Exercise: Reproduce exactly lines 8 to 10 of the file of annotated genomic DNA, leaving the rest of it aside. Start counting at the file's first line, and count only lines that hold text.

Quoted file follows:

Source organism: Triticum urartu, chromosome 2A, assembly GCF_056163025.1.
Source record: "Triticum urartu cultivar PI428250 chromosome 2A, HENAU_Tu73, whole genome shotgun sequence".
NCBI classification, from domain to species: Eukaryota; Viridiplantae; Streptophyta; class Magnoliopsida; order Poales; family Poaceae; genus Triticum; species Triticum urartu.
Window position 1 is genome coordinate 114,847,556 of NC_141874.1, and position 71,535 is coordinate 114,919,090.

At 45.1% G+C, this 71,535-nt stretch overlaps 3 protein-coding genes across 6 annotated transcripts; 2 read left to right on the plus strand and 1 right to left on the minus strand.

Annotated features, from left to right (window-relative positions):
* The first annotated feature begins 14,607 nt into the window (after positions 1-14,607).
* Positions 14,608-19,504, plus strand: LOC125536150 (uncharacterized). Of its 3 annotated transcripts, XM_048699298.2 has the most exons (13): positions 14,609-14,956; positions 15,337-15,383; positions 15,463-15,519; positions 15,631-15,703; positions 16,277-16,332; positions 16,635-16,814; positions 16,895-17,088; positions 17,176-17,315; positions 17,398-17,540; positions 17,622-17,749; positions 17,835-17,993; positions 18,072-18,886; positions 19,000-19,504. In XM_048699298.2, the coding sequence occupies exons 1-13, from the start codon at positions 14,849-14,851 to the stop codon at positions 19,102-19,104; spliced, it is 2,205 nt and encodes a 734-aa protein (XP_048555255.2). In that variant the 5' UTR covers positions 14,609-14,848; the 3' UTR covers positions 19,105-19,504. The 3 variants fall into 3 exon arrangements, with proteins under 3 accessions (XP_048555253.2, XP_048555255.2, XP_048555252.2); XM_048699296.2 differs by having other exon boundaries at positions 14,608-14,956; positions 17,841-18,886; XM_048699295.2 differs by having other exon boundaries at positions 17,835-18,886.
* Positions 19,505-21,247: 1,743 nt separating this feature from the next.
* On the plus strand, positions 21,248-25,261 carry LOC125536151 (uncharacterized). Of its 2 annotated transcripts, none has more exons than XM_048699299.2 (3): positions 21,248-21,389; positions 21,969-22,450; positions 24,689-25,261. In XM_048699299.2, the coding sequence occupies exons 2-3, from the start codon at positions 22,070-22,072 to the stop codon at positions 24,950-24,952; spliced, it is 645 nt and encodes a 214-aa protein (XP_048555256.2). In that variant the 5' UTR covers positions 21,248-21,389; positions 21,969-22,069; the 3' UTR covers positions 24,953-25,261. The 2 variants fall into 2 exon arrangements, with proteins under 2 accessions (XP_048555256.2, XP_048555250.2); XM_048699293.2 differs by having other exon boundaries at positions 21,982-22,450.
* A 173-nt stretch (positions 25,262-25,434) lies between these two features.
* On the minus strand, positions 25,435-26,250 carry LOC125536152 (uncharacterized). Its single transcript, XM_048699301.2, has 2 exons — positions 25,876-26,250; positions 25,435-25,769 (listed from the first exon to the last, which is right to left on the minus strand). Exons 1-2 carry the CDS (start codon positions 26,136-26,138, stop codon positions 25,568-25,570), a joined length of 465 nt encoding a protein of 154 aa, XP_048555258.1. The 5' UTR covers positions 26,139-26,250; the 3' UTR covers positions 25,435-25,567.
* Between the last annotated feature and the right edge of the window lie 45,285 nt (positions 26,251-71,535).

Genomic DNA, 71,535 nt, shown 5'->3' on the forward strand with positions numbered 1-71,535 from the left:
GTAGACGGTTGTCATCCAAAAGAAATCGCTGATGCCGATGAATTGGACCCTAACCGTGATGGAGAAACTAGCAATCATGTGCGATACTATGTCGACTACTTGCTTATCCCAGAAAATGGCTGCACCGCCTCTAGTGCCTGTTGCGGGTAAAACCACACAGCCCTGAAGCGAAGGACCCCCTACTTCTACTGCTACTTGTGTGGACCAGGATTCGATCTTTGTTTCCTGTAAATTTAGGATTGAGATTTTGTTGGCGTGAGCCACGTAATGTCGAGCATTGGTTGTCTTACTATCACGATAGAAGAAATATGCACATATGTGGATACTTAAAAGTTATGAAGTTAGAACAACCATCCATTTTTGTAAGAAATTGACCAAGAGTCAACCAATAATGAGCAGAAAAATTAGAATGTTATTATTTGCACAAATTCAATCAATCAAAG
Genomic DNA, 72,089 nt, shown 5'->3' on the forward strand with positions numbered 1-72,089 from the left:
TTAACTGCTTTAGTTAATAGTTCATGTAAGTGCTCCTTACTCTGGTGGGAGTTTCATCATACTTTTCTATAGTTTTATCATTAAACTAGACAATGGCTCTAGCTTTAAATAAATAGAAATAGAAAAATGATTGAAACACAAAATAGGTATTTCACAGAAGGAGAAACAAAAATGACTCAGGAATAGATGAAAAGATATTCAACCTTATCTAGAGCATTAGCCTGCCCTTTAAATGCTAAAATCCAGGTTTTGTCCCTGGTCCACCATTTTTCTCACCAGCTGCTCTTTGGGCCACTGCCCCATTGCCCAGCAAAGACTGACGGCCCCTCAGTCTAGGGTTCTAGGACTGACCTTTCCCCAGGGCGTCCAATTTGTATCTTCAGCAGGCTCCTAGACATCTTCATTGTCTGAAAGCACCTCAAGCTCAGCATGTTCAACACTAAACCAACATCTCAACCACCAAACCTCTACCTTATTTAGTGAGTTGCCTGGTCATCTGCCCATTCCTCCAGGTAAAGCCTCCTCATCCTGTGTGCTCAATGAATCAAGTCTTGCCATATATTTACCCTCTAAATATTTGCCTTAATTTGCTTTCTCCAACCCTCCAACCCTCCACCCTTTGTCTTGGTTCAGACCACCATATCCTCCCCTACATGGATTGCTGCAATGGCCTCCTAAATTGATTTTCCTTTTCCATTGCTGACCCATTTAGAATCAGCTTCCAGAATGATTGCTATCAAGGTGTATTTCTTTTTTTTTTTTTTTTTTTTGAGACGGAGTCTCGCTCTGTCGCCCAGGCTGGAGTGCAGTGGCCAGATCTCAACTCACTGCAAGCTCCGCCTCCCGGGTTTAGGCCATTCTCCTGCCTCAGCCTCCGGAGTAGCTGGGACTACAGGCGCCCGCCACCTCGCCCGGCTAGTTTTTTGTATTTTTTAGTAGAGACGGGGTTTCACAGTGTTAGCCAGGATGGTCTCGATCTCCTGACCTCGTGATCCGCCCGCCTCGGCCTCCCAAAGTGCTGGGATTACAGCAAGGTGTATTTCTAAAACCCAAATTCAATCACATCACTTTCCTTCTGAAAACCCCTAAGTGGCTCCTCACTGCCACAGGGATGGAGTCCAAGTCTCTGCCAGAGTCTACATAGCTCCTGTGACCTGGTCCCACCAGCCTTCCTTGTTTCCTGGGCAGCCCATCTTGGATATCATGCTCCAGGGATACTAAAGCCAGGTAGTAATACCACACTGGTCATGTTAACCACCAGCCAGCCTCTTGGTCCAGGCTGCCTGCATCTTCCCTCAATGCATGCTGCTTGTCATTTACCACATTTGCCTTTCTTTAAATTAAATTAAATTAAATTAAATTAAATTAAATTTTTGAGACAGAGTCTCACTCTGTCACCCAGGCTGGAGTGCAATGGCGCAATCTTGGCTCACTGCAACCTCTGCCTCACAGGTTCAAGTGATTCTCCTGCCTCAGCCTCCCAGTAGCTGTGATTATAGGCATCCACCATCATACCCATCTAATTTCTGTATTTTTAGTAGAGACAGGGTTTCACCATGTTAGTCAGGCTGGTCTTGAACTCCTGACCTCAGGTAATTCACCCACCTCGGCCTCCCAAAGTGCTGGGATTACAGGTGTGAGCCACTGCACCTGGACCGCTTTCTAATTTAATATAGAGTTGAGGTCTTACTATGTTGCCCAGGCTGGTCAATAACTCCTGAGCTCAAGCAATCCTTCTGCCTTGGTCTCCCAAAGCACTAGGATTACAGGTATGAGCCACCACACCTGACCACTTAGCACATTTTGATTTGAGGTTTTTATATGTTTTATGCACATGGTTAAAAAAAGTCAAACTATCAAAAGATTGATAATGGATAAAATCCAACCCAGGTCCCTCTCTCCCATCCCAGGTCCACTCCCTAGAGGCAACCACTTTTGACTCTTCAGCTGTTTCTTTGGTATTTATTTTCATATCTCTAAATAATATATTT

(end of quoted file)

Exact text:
* Positions 14,608-19,504, plus strand: LOC125536150 (uncharacterized). Of its 3 annotated transcripts, XM_048699298.2 has the most exons (13): positions 14,609-14,956; positions 15,337-15,383; positions 15,463-15,519; positions 15,631-15,703; positions 16,277-16,332; positions 16,635-16,814; positions 16,895-17,088; positions 17,176-17,315; positions 17,398-17,540; positions 17,622-17,749; positions 17,835-17,993; positions 18,072-18,886; positions 19,000-19,504. In XM_048699298.2, the coding sequence occupies exons 1-13, from the start codon at positions 14,849-14,851 to the stop codon at positions 19,102-19,104; spliced, it is 2,205 nt and encodes a 734-aa protein (XP_048555255.2). In that variant the 5' UTR covers positions 14,609-14,848; the 3' UTR covers positions 19,105-19,504. The 3 variants fall into 3 exon arrangements, with proteins under 3 accessions (XP_048555253.2, XP_048555255.2, XP_048555252.2); XM_048699296.2 differs by having other exon boundaries at positions 14,608-14,956; positions 17,841-18,886; XM_048699295.2 differs by having other exon boundaries at positions 17,835-18,886.
* Positions 19,505-21,247: 1,743 nt separating this feature from the next.
* On the plus strand, positions 21,248-25,261 carry LOC125536151 (uncharacterized). Of its 2 annotated transcripts, none has more exons than XM_048699299.2 (3): positions 21,248-21,389; positions 21,969-22,450; positions 24,689-25,261. In XM_048699299.2, the coding sequence occupies exons 2-3, from the start codon at positions 22,070-22,072 to the stop codon at positions 24,950-24,952; spliced, it is 645 nt and encodes a 214-aa protein (XP_048555256.2). In that variant the 5' UTR covers positions 21,248-21,389; positions 21,969-22,069; the 3' UTR covers positions 24,953-25,261. The 2 variants fall into 2 exon arrangements, with proteins under 2 accessions (XP_048555256.2, XP_048555250.2); XM_048699293.2 differs by having other exon boundaries at positions 21,982-22,450.